• More properties (continued):
     DeMorgan’s laws:       AB  AB
                            AB  AB

• Disjoint sets: AB=.
• Partition of X:
                                                          
         x   A i | i  I, A i1  A i 2  ,  A i  X 
                                                iI       
                                      6
                                X   Ai
                                     i 1
                                Ai  A j  
                                A i | i  N 6   x 
                                                             1 / 13

                 Summarize properties
Involution                               AA
Commutativity                 AB=BA, AB=BA
                           ABC=(AB)C=A(BC),
Associativity
                           ABC=(AB)C=A(BC)
                             A(BC)=(AB)(AC),
Distributivity
                             A(BC)=(AB)(AC)
Idempotence                      AA=A, AA=A
Absorption                   A(AB)=A, A(AB)=A
                                A  A  B  A  B
Absorption of complement        A  A  B  A  B
Abs. by X and                  AX=X, A=
Identity                         A=A, AX=A
Law of contradiction                AA  
Law of excl. middle                 AA  X
DeMorgan’s laws            A B  A B         A B  A B
                                                                       1 / 14

                   Membership function
             Crisp set                             Fuzzy set
         Characteristic function                Membership function
            A:X{0, 1}                           A:X[0, 1]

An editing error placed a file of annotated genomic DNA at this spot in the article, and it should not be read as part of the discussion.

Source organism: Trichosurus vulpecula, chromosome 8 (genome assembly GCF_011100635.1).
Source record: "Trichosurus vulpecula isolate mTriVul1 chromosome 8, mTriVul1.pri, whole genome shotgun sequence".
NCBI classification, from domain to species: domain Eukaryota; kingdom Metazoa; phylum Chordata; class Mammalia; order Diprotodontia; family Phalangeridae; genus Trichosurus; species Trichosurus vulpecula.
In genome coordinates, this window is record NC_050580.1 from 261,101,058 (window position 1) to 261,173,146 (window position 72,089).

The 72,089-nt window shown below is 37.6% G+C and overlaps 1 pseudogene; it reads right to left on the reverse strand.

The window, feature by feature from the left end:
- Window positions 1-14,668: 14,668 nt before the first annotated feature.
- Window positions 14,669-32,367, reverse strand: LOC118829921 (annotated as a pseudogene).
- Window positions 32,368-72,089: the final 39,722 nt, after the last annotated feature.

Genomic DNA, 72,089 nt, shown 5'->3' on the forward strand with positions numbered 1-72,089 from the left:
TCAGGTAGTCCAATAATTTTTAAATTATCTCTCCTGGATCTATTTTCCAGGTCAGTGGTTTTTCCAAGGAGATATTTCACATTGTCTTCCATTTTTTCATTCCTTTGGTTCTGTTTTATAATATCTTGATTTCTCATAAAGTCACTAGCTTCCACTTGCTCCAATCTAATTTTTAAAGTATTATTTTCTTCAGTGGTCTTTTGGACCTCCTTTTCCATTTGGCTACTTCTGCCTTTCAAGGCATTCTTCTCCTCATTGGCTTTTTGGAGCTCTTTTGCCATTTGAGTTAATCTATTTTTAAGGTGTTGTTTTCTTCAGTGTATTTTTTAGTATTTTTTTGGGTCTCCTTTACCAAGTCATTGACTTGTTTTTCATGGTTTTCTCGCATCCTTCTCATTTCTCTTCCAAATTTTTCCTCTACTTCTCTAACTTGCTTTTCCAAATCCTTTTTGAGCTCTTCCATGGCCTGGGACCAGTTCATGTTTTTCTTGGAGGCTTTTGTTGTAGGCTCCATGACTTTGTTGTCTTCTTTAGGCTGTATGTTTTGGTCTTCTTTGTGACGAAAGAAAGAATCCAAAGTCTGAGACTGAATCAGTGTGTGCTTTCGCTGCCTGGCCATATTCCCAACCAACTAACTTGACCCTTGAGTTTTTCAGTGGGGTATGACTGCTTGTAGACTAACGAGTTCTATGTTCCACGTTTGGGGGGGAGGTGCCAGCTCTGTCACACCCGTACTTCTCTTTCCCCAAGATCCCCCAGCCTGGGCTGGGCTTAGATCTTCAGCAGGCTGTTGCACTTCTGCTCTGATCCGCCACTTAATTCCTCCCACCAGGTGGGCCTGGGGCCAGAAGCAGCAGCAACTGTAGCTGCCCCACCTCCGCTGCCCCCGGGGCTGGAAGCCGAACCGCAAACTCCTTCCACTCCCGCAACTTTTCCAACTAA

                            
                                    0        x  5  x  17
             1                                             
A                       B   0.2x  5     5  x  10       C  2
       1  5 x 102           1                          
                                                                        A

                                7 x  17  10  x  17 
                                                           
                                          1 / 19

      Some basic concepts of fuzzy sets
 Ele-   Infant Adult   Young   Old
ments

 5        0      0      1      0

 10       0      0      1      0

 20       0     .8      .8     .1

 30       0      1      .5     .2

 40       0      1      .2     .4

 50       0      1      .1     .6

 60       0      1      0      .8

 70       0      1      0      1

 80       0      1      0      1
                                               1 / 20

  Some basic concepts of fuzzy sets
• Support: supp(A)={x | A(x)>0}.
    supp:   ~
           P x   P x 
  Infant=0, so supp(Infant)=0.
  If |supp(A)|<, A can be defined
             A=1/x1+ 2/x2+…+ n/xn.
                 n
          A   i / x i       A    A x  / x
                i 1                x
• Kernel (Nucleus, Core):
   Kernel(A)={x | A(x)=1}.
                                                                    1 / 21

                         Definitions